Thursday, January 13, 2011

It's Project time!

I picked up this little table at an antique shop not far from my hometown.  I had seen the table there over the summer, but the woman was unwilling to come down on her price.  I left it where I found it.  I re-entered the little shop this past week to find the neglected table still sitting in the same spot.  This time the lady was ready to do some dealing.  I paid next to nothing for it and brought her home.  The table is in pretty bad shape.  It sits fairly sturdy, but it has some warping on the top and you can tell that someone has tried to do some "repairs".  I thought the price was worth the gamble so I decided to take a look under the three layers of paint. 

Time to put these tools to work!!!

Bonus points to anyone who can identify the photo shown in the top right of this picture!



It is really too cold to be trying to strip any furniture in the shop, but I was curious as to what I had.  This little table is kind of unique in that it doesn't have a bottom shelf.  You don't usually see that with these types of tables, so if I can make this thing turn out, it just might make a neat little piece.  I decided to just try and take the layers off of the top section to get a better look.


This is what I found.  As you can see, someone has tried to do some work on this table before.  Those white dots that you see in the middle of the surface are holes filled with wood filler.  They also filled in the space between the two sections of wood with wood filler.  I don't understand why they would do that.  It looks just fine with a small gap between the sections.  It gives it character.  The wood is very old and is pitted in certain sections.  There is paint deep in the grooves of the wood that will be difficult to get out.  It is going to take a lot of work on this section alone.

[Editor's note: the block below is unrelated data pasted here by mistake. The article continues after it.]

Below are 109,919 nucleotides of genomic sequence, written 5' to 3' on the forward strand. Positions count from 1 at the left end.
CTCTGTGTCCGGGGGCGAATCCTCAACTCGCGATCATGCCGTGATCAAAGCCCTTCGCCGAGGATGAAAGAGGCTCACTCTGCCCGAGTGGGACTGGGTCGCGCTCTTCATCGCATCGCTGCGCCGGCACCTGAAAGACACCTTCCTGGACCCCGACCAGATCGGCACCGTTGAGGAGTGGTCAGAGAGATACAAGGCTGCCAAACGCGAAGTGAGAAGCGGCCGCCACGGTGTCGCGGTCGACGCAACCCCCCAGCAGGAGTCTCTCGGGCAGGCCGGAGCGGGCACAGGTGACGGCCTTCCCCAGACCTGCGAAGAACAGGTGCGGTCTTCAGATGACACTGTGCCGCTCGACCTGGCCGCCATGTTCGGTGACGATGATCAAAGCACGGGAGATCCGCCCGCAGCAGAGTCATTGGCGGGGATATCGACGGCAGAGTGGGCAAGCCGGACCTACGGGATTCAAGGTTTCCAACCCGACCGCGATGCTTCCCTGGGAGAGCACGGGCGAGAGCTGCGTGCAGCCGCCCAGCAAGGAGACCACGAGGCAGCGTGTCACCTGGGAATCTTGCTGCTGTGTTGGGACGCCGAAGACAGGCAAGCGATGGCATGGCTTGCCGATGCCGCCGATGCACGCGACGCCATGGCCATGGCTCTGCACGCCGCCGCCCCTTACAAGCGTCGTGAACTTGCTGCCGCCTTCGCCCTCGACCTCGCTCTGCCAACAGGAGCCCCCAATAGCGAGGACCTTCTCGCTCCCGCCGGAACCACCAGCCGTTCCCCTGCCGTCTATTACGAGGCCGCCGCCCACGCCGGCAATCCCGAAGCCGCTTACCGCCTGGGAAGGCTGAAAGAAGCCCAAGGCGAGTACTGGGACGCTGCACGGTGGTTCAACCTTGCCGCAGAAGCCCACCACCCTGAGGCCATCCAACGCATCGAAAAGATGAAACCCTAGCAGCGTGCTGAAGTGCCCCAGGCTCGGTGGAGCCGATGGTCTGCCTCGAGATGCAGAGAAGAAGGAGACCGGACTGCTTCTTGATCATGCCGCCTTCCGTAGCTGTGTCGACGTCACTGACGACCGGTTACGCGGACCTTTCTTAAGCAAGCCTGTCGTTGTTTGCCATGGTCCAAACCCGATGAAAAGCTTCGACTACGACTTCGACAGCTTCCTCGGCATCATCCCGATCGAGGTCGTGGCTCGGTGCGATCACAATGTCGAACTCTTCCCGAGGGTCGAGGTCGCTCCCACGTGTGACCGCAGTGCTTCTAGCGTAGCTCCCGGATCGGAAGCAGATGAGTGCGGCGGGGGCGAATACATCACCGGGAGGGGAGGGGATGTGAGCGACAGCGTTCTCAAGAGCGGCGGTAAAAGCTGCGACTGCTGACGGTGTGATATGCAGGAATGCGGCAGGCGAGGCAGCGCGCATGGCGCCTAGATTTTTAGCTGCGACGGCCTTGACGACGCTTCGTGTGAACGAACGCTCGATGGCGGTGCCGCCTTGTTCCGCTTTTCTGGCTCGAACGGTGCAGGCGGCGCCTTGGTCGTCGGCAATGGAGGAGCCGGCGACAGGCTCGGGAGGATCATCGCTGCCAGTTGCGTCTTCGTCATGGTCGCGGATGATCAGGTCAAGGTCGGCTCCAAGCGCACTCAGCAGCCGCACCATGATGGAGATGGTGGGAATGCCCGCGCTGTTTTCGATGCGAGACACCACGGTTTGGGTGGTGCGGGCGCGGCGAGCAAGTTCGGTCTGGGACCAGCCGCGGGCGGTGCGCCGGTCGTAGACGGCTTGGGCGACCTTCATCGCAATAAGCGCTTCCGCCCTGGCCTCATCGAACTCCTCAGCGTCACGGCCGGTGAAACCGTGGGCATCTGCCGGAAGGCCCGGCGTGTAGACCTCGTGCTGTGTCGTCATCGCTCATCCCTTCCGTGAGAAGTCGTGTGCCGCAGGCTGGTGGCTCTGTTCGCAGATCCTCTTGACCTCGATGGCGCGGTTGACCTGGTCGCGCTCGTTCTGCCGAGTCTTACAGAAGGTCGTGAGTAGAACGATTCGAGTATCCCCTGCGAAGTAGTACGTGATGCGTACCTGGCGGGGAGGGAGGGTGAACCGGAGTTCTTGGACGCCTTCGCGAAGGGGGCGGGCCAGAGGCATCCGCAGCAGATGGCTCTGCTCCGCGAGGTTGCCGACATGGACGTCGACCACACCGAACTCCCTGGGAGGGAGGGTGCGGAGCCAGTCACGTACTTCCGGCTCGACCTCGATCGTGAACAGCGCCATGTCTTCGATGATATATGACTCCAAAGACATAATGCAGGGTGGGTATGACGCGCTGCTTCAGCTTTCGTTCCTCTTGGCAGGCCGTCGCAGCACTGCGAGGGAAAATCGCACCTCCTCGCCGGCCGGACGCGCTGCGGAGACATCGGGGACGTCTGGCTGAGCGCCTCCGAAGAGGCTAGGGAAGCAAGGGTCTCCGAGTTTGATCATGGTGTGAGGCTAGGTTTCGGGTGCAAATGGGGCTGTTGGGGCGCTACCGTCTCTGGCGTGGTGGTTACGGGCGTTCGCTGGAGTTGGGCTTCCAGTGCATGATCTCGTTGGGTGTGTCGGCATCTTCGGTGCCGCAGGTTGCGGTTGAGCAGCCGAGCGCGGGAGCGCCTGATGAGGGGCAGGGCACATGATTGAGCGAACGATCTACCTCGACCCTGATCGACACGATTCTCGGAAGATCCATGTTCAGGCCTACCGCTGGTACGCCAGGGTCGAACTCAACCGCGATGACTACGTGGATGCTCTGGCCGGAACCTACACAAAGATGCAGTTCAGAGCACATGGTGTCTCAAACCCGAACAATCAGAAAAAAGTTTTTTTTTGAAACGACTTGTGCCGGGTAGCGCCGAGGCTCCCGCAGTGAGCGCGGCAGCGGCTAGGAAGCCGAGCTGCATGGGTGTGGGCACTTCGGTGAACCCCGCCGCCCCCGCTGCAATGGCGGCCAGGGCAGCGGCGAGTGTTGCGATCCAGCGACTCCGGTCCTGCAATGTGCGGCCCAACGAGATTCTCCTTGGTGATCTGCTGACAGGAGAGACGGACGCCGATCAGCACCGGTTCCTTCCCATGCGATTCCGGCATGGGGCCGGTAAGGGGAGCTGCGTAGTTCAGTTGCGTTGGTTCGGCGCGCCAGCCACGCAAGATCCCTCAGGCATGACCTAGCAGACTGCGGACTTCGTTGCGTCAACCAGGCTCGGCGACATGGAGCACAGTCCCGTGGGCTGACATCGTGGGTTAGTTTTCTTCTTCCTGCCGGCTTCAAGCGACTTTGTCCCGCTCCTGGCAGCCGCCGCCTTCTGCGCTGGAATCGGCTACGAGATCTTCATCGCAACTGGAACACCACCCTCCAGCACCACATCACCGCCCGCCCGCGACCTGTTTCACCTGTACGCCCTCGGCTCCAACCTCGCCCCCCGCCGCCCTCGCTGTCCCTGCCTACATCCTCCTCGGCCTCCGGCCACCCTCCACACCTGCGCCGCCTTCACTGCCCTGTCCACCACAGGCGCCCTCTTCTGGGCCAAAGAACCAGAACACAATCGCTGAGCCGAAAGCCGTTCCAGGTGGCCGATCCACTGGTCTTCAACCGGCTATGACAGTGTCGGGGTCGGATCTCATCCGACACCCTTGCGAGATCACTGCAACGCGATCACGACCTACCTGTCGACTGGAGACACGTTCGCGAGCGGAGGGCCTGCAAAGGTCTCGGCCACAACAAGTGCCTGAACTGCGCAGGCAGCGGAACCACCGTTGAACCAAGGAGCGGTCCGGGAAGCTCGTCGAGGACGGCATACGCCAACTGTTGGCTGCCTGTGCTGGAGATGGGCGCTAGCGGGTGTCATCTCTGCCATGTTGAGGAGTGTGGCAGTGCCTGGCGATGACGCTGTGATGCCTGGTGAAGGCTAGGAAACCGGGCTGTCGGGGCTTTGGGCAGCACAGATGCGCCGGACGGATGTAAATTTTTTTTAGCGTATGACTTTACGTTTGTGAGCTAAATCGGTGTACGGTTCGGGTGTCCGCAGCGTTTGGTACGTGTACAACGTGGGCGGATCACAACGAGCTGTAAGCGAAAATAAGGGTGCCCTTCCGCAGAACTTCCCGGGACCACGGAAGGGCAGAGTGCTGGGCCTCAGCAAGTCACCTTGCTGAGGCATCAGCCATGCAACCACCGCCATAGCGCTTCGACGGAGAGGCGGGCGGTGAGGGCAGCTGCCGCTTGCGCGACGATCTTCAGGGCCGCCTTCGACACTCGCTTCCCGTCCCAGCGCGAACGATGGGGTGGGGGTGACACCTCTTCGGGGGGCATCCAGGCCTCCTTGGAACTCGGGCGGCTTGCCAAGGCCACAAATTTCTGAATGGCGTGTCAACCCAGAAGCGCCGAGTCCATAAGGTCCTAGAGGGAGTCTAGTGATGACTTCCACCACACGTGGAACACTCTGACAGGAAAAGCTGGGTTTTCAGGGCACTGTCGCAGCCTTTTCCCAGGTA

Here is what the top looks like after I did a little sanding and cleaned it with mineral spirits.  It all depends on how much more I can do with this top, but this table may be one that receives a heavy coat of a dark stain.

The good news is that the legs of the table look great and have very little design.  They will clean up quickly.

Stay tuned to see how this project turns out!

6 comments:

Dennis said...

Very cool Trey...looking forward to seeing how it turns out, I love posts where people share projects like this (thumbs up)

Lets see, old picture...saw at least one long gun (I need the eye doctor for my middle age Fred Sandfordness)...you love brownings...so my guess (key word) it is has something to do with the original browning folks.

Trey said...

I'll give you a hint Dennis. It is from one of my favorite movies. Good luck!

The Downeast Duck Hunter said...

Not exactly something I've spent much time on, did refinish the lumber on my dad's old 1100 Remington with nice results. Good luck with the project...

Trey said...

Thanks DH! I'm not an expert by any means. I just enjoy staying busy and giving my creative side something to do. Take it easy on my Atlanta Falcons this weekend!! :)

Seriously, good luck on your yote hunt this weekend! Look forward to the story!!

kmurray said...

That will be a great table when you're done with it! Congrats on holdin' your ground on the price and getting the deal you wanted. It always makes those treasures better in my mind ;-)

LB @ BulletsandBiscuits said...

ooohhhh I love stuff with "character". Our kitchen table is a old oak table that my husband's grandparents used for butchering and his parents were going to throw that "old thing" away when cleaning the house out. We took it and refinished it. We left all the knife marks around the edge where they would hit the knives into the edge to hold them. We absoultely love it and the stories with it. Please, please post pixs of the finished product!.....oh yeah, thanks for swinging by my blog and commenting. I can't believe I've been missing out on all this at your place!